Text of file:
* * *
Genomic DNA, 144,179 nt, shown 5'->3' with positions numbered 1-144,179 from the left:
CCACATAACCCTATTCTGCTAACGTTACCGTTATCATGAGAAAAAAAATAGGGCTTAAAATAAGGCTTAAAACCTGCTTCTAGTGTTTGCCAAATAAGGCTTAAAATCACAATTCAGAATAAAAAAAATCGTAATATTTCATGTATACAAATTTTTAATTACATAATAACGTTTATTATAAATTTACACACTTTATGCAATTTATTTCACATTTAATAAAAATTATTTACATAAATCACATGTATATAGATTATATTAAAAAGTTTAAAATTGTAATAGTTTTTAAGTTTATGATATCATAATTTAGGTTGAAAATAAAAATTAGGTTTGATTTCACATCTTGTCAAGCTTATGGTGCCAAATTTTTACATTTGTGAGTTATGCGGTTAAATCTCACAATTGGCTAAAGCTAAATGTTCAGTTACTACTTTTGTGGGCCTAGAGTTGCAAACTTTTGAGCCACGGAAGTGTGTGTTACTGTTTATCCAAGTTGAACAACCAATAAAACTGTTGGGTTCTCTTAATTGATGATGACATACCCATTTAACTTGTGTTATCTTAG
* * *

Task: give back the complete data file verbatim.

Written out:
Genomic DNA, 144,179 nt, shown 5'->3' with positions numbered 1-144,179 from the left:
CCACATAACCCTATTCTGCTAACGTTACCGTTATCATGAGAAAAAAAATAGGGCTTAAAATAAGGCTTAAAACCTGCTTCTAGTGTTTGCCAAATAAGGCTTAAAATCACAATTCAGAATAAAAAAAATCGTAATATTTCATGTATACAAATTTTTAATTACATAATAACGTTTATTATAAATTTACACACTTTATGCAATTTATTTCACATTTAATAAAAATTATTTACATAAATCACATGTATATAGATTATATTAAAAAGTTTAAAATTGTAATAGTTTTTAAGTTTATGATATCATAATTTAGGTTGAAAATAAAAATTAGGTTTGATTTCACATCTTGTCAAGCTTATGGTGCCAAATTTTTACATTTGTGAGTTATGCGGTTAAATCTCACAATTGGCTAAAGCTAAATGTTCAGTTACTACTTTTGTGGGCCTAGAGTTGCAAACTTTTGAGCCACGGAAGTGTGTGTTACTGTTTATCCAAGTTGAACAACCAATAAAACTGTTGGGTTCTCTTAATTGATGATGACATACCCATTTAACTTGTGTTATCTTAG